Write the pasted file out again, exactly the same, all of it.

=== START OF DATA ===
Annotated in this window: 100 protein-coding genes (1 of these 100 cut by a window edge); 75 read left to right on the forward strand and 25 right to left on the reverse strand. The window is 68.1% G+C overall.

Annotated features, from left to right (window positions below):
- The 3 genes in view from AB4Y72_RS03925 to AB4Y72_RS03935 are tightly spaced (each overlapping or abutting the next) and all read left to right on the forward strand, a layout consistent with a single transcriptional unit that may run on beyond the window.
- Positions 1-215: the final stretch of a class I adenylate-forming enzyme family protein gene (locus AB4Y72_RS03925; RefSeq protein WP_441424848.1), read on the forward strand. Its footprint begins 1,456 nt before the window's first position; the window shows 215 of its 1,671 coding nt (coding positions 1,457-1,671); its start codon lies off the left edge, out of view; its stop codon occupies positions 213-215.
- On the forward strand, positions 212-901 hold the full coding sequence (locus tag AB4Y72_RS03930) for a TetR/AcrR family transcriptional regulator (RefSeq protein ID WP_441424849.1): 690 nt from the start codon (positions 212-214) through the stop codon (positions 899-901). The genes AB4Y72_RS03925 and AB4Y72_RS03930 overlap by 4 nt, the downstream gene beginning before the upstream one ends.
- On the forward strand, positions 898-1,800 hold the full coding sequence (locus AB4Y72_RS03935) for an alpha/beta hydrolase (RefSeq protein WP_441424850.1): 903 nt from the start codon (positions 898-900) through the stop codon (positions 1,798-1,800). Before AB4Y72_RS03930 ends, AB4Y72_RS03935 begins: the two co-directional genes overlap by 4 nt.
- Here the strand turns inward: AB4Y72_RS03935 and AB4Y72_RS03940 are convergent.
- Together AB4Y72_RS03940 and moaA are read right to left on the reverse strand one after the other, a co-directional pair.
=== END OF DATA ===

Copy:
Annotated in this window: 100 protein-coding genes (1 of these 100 cut by a window edge); 75 read left to right on the forward strand and 25 right to left on the reverse strand. The window is 68.1% G+C overall.

Annotated features, from left to right (window positions below):
- The 3 genes in view from AB4Y72_RS03925 to AB4Y72_RS03935 are tightly spaced (each overlapping or abutting the next) and all read left to right on the forward strand, a layout consistent with a single transcriptional unit that may run on beyond the window.
- Positions 1-215: the final stretch of a class I adenylate-forming enzyme family protein gene (locus AB4Y72_RS03925; RefSeq protein WP_441424848.1), read on the forward strand. Its footprint begins 1,456 nt before the window's first position; the window shows 215 of its 1,671 coding nt (coding positions 1,457-1,671); its start codon lies off the left edge, out of view; its stop codon occupies positions 213-215.
- On the forward strand, positions 212-901 hold the full coding sequence (locus tag AB4Y72_RS03930) for a TetR/AcrR family transcriptional regulator (RefSeq protein ID WP_441424849.1): 690 nt from the start codon (positions 212-214) through the stop codon (positions 899-901). The genes AB4Y72_RS03925 and AB4Y72_RS03930 overlap by 4 nt, the downstream gene beginning before the upstream one ends.
- On the forward strand, positions 898-1,800 hold the full coding sequence (locus AB4Y72_RS03935) for an alpha/beta hydrolase (RefSeq protein WP_441424850.1): 903 nt from the start codon (positions 898-900) through the stop codon (positions 1,798-1,800). Before AB4Y72_RS03930 ends, AB4Y72_RS03935 begins: the two co-directional genes overlap by 4 nt.
- Here the strand turns inward: AB4Y72_RS03935 and AB4Y72_RS03940 are convergent.
- Together AB4Y72_RS03940 and moaA are read right to left on the reverse strand one after the other, a co-directional pair.